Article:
A tangle of debris was left in this section of the creek channel following a flood in early 2011. More material has collected since that time and the resulting dam has almost completely blocked the channel.
If left in place, this blockage will result in a major rerouting of the stream channel. That option didn’t seem right for this particular area, so I decided to remove the debris and reopen the old channel.
Cutting a couple of key logs freed everything else, so it was just a matter of pulling pieces free and moving them out of the channel. Most were just set out on the bank. I’ll move everything to one of the brush piles later in the fall.
Leaves and other organic material trapped by the obstruction were mostly well composted. That compost will make its way downstream during the next big rain event. Decomposing leaves are a primary source of nutrients for headwater stream systems. Ideally, small pockets of leaves are left along the entire stream length instead of all piling up in one location.
The flood water will now make its way around to the left instead of jumping out of bank and running overland to the right. The floodplain affected by out of bank flood water contains an assortment of wildflowers. Loss of topsoil during flood times and direct damage to plants by the flood water threatened to destroy most of those plants. High water may still makes its way across the flood plain, but that will happen much less frequently now that the blockage has been removed.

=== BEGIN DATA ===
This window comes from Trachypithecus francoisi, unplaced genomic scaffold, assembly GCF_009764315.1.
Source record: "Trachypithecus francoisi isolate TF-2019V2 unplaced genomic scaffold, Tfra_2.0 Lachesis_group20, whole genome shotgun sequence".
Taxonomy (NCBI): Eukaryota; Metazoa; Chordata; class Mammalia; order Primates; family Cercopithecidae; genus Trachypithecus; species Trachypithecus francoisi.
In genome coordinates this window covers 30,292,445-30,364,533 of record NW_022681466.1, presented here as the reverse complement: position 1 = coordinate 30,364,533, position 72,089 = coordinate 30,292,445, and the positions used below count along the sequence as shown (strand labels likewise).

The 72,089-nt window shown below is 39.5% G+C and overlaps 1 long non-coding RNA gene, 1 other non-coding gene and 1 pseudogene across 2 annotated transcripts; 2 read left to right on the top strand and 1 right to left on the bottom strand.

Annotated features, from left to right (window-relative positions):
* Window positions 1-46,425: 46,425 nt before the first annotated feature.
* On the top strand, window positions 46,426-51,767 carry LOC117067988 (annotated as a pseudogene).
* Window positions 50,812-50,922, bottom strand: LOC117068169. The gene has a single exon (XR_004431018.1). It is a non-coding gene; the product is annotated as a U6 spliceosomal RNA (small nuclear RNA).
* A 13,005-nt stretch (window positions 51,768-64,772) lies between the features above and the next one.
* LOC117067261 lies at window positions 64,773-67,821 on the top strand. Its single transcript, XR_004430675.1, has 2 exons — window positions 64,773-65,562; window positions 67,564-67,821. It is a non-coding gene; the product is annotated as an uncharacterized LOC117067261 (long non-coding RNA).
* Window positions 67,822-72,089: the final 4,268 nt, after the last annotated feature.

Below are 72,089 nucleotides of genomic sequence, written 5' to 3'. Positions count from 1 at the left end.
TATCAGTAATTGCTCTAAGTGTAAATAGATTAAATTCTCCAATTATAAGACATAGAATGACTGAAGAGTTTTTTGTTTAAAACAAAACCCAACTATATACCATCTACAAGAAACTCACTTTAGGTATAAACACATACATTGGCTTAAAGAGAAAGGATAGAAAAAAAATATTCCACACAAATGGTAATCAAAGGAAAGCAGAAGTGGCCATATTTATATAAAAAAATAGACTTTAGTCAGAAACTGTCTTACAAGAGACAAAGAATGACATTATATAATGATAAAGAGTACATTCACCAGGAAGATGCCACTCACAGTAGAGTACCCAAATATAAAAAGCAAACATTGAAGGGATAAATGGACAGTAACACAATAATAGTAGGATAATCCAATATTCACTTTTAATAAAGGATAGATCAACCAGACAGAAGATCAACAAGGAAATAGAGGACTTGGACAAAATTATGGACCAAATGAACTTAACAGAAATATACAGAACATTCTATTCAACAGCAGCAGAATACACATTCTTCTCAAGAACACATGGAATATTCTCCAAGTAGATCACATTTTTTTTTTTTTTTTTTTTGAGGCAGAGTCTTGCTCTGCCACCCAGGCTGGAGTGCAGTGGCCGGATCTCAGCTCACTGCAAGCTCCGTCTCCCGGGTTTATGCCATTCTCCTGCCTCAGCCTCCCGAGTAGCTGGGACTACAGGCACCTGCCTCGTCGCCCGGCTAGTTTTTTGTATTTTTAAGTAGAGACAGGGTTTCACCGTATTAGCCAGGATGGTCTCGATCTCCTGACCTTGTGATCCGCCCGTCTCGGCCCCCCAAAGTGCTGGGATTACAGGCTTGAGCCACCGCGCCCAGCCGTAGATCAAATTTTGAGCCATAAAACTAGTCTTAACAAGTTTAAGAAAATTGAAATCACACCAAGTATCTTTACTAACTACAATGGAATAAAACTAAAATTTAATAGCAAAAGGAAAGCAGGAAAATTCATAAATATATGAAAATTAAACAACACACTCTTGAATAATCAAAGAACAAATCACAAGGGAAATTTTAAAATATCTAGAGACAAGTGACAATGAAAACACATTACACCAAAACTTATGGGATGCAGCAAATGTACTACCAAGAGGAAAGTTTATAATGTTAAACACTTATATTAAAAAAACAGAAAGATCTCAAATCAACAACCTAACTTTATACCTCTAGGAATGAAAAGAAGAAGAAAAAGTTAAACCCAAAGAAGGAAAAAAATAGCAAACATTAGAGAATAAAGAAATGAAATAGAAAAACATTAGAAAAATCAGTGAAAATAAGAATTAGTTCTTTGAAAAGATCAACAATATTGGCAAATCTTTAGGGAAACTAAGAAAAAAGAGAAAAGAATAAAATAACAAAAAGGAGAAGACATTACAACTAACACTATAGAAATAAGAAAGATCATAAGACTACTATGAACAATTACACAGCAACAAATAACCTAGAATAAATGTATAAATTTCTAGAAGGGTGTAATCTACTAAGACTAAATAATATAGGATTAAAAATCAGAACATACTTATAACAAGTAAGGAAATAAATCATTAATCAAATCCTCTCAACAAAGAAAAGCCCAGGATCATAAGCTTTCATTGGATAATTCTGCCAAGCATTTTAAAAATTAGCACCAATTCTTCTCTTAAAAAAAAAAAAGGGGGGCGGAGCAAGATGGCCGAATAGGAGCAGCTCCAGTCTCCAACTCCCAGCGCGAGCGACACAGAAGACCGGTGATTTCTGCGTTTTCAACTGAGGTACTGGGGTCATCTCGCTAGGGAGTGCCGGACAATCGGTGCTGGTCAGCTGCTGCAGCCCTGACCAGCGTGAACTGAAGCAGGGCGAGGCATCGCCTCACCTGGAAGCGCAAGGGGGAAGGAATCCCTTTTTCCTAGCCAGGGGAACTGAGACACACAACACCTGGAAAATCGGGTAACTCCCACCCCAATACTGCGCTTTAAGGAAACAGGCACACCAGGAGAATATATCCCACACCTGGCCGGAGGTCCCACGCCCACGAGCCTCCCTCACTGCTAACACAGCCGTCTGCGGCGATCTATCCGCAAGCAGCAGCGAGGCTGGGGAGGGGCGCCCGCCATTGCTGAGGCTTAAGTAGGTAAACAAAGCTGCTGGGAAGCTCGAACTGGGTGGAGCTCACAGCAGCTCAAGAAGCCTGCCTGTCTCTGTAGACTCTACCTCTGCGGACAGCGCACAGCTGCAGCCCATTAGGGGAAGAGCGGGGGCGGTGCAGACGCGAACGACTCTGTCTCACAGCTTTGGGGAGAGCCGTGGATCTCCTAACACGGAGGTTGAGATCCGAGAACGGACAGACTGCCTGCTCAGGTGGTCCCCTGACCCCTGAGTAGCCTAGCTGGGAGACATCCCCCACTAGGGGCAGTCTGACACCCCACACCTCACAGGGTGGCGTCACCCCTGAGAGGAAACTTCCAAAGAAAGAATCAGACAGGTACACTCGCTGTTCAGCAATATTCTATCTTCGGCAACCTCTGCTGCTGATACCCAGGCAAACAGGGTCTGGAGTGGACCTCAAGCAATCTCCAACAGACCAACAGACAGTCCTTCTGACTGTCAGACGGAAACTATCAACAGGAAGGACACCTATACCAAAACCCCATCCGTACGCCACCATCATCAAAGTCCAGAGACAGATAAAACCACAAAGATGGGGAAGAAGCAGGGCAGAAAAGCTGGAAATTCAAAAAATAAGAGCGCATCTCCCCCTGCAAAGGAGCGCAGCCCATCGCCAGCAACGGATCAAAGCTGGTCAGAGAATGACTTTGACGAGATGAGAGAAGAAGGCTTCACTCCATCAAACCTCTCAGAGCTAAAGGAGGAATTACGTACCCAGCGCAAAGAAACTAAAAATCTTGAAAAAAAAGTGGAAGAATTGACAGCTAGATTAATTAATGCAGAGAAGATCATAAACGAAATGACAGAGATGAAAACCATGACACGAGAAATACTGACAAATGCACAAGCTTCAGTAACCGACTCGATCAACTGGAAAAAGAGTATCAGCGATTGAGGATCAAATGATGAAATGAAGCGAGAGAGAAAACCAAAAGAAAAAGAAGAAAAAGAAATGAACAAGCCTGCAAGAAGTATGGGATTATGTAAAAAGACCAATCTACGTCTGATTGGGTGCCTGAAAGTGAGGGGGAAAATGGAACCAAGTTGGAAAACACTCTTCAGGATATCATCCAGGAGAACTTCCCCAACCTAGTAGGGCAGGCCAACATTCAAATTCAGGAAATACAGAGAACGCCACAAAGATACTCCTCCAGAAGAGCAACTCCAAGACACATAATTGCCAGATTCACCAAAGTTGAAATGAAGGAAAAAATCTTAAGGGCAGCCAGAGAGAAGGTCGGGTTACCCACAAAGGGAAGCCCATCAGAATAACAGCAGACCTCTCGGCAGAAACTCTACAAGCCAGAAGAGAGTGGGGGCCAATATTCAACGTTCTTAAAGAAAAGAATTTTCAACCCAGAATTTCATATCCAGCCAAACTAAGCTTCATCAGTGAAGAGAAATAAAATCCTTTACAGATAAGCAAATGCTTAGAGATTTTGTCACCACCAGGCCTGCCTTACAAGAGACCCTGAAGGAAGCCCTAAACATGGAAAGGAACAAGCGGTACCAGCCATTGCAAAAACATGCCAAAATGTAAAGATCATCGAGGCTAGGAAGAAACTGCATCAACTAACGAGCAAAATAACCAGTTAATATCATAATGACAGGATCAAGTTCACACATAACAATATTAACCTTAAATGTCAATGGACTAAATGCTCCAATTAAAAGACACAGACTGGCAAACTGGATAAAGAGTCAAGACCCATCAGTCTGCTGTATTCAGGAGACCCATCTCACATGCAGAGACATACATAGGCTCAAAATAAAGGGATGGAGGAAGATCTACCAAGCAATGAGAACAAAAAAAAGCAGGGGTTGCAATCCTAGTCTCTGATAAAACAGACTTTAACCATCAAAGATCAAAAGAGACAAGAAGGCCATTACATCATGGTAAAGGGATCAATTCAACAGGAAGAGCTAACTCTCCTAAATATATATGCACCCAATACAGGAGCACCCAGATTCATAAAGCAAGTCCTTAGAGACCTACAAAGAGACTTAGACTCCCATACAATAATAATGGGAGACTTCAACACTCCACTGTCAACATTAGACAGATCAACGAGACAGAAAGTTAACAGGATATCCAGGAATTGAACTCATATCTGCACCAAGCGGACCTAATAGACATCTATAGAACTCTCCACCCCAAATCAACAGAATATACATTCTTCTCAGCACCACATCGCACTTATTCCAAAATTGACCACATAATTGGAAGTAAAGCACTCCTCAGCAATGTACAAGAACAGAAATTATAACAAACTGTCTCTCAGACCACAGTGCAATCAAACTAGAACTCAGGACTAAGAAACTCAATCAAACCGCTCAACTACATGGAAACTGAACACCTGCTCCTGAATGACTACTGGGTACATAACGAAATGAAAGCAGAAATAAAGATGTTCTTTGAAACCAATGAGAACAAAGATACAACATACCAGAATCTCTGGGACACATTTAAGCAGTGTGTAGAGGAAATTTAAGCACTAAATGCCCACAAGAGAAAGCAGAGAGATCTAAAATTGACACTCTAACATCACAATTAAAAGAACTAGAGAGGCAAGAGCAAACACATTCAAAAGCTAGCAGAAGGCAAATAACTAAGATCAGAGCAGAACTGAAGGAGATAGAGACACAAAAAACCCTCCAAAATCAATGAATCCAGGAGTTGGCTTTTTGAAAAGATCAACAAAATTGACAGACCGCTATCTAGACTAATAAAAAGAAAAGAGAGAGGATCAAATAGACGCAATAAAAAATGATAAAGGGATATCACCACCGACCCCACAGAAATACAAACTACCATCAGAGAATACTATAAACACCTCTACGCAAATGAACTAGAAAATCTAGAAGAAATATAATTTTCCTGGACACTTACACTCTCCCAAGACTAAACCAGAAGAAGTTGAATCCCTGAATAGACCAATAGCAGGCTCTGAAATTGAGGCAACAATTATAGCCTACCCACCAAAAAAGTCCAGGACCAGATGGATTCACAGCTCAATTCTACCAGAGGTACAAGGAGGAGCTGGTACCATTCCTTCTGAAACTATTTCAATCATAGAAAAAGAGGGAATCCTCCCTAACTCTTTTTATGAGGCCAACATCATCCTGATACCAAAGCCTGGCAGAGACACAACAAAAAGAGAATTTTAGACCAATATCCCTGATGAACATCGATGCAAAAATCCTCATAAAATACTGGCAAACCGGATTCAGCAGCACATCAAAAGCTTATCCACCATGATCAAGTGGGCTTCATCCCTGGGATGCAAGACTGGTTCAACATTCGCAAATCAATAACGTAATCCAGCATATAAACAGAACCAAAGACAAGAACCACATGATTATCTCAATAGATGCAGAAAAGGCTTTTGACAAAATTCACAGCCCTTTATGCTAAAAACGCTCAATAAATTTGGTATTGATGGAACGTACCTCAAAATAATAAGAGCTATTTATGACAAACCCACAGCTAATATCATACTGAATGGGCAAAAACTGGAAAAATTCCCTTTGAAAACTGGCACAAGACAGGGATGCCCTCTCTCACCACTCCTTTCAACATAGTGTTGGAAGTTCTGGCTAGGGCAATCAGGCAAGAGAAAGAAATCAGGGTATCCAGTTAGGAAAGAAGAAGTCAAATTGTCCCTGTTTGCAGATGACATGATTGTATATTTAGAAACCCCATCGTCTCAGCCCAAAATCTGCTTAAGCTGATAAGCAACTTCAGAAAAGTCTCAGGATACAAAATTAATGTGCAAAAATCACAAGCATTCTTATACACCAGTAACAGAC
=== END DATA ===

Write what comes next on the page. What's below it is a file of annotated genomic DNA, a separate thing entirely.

Creek blockages are natural occurrences that shape the development of a stream. I normally leave these obstructions to run their natural course. In this case, I considered the blockage to be somewhat unnatural because of the source of most of the original material. The biggest part of the trees and branches creating the original tangle were from logging debris thrown into the channel somewhere upstream of Blue Jay Barrens. A flash flood event dislodged the mess from its upstream resting place and relocated it here. Without the addition of this artificially created debris, the obstruction would probably never have formed. I accept changes created by natural events, but I do my best to correct man-made disasters.